Venous thrombosis

Apr 7, 2012 , MUDr. Ján Podhorec

zilni-tromboza.jpg - kopie
zilni-tromboza.jpg - kopie
Venous thrombosis is a condition where blood clots are formed most commonly in the deep veins of the lower extremities. Venous thrombosis is manifested by swelling and severe pain in the lower extremity. This disease is especially dangerous if a blood clot migrates from the legs into the lungs and gives rise to a serious and life-threatening condition - pulmonary embolism.

Venous thrombosis

Venous thrombosis is a condition where the vein is clogged by a blood clot. In the United Kingdom more than 63,000 people a year have venous thrombosis. Venous thrombosis is a problem that, despite extensive and modern treatment, can still cause the patient's death. Venous thrombosis commonly affects the so-called deep veins of the lower extremities. This does not mean that venous thrombosis can not occur in other veins, for example in the veins of the neck, or even the brain.

Causes of venous thrombosis

There are many causes leading to the formation of blood clots and thus the formation of venous thrombosis. They are especially increased blood clotting, slowing of blood flow and damage of the venous wall.

  • Increased blood clotting can be hereditary, when the patient suffers from a lack of various enzymes and clotting factors. However, this condition is possible to obtain in life. Some tumors can release substances that increase blood clotting. The same effect also has hormonal contraception.
  • The slowdown of blood flow occurs e.g. after prolonged immobilization of the patient whether in terms of standing, sitting, or lying in bed. Blood flow can be slowed down by a tumor, which oppresses the respective blood vessel.
  • Damage to the venous wall may occur after injury, injection, as a consequence of smoking, or after the introduction of catheters.

Symptoms of venous thrombosis

Venous thrombosis mainly affects the deep vein system of the lower extremities, but may occur in the veins of the arms, pelvis, or the chest. However, the most frequent is thrombosis of the lower limbs. Such a patient experiences sudden swelling of the legs, pain during rest and especially during exercise. It is caused by accumulation of blood, which has an impaired outflow. Skin at the site of thrombosis is warm and reddish. Moreover, significant pain is present.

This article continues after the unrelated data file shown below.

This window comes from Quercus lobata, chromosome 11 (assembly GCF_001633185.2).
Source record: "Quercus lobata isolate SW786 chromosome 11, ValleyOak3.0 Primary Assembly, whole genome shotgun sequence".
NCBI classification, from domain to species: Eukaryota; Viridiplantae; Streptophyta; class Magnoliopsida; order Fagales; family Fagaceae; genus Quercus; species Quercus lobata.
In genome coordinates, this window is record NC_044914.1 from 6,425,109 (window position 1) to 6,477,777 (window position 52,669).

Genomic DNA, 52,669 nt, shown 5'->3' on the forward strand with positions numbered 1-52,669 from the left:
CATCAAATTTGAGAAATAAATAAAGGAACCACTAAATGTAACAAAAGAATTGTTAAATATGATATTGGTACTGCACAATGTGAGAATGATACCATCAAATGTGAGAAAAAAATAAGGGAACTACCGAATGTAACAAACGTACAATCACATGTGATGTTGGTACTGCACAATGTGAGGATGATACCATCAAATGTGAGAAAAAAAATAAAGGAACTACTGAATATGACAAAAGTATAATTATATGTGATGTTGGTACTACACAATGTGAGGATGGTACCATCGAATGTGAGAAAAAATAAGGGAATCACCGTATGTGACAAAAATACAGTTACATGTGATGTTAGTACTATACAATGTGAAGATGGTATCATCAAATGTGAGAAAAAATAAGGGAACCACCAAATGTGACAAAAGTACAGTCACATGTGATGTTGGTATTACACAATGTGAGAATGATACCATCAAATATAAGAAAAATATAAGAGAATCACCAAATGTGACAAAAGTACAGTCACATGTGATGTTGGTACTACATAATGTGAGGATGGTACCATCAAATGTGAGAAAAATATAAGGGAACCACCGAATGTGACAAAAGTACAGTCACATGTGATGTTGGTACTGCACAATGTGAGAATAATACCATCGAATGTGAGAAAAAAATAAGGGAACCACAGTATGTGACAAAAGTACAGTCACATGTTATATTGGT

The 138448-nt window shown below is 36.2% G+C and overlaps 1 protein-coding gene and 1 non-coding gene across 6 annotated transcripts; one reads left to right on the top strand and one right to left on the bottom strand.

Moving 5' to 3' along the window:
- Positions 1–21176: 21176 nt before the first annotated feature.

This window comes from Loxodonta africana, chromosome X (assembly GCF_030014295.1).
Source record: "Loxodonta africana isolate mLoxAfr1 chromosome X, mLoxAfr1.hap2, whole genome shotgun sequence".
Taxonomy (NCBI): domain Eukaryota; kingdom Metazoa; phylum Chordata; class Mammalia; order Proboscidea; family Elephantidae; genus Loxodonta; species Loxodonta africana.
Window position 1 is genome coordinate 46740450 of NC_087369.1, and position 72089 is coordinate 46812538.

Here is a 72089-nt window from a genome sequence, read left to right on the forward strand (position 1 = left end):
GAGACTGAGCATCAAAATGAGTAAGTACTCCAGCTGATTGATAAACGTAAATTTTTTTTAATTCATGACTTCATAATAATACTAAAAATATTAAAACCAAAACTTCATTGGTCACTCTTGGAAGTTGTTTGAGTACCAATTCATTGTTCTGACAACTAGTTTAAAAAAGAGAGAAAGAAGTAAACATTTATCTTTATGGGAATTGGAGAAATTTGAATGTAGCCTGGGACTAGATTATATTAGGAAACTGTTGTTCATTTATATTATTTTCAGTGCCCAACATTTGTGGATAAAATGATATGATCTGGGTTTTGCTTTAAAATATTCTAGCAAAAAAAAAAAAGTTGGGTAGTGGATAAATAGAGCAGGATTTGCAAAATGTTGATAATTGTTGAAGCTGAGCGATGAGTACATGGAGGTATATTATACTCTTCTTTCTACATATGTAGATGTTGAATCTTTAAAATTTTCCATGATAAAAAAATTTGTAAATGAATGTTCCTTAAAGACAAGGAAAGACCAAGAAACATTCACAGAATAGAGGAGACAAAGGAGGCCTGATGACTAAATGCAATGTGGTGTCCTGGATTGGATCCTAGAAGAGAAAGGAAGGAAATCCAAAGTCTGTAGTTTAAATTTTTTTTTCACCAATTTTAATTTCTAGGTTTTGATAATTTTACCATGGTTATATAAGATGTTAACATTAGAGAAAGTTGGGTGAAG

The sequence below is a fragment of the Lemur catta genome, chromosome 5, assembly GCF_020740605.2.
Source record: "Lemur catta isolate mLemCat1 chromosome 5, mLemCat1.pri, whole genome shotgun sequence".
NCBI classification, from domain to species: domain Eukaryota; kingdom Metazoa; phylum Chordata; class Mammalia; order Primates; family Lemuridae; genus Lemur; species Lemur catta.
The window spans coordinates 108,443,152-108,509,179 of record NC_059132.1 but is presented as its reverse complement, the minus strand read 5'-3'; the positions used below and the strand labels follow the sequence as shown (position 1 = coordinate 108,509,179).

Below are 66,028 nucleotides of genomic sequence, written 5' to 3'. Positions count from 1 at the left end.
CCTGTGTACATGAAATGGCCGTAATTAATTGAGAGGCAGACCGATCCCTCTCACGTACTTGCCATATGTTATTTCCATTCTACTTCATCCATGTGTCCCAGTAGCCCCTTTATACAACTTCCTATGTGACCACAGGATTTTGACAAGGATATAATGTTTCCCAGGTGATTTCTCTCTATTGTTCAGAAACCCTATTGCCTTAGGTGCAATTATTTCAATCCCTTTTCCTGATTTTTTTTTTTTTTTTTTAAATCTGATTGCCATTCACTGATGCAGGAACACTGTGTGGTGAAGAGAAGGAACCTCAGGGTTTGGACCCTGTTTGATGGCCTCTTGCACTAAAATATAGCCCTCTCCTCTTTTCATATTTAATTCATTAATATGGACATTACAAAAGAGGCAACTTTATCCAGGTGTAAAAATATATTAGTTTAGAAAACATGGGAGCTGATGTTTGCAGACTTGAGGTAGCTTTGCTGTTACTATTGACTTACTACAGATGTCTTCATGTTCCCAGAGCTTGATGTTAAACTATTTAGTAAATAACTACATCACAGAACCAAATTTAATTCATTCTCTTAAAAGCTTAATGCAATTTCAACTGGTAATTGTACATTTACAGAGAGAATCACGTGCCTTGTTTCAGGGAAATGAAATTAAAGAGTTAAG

Complications of venous thrombosis

Venous thrombosis is a serious condition that has a number of complications. The most dangerous of them is when the thrombus breaks loose and causes pulmonary embolism. Massive pulmonary embolism, where the main branch of the pulmonary artery is clogged is a fatal disease that can occur without previous symptoms. If repeatedly embolism of small thrombi occurs this may lead to the development of pulmonary hypertension. Another complication is damage of the veins in the area where the thrombus is attached and it can lead to varicose ulcers. Sometimes the blood clot disappears by itself without any effects.

Diagnosis of venous thrombosis

Diagnosis of venous thrombosis includes a detailed anamnesis and physical examination by a physician. It is based on the already mentioned symptoms. It is also possible to carry out specific tests that indicate the presence of venous thrombosis. An essential part of the diagnosis of venous thrombosis is blood analysis that focuses on the presence of D-dimers. From imaging methods ultrasound of the veins is used, which confirms or excludes the presence of blood clots. In difficult cases it is possible to use the so-called CT phlebography. It is a image of blood vessels using computerized tomography, which are pre-injected with a contrast agent.

Treatment of venous thrombosis

In the case the presence of venous thrombosis is confirmed it is necessary to initiate anticoagulant therapy as soon as possible. For this heparin is injected. If the blood clot is located in the abdomen, pelvis, or chest, transcatheter treatment is performed. This consists in the introduction of a catheter, e.g. a long, thin tube up to a blood clot that is mechanically and chemically disrupted. This type of treatment is not suitable for older patients or in the presence of associated diseases, since it increases the risk of bleeding. Even after this treatment heparin is injected. After stabilization the patients are transferred to warfarin, a drug in a pill form, which has an anticoagulant effect. These patients should visit the doctor every 4-6 weeks for blood analysis for blood clotting.

Prognosis of venous thrombosis

Although in recent years correct and early diagnosis and treatment of deep vein thrombosis significantly improved, the number of affected people almost unchanged. Long-term prognosis of patients with a history of deep vein thrombosis depends on many factors. Serious cases that get more complicated, can often lead to death. It is therefore necessary in the case of the above mentioned symptoms to visit a doctor immediately.

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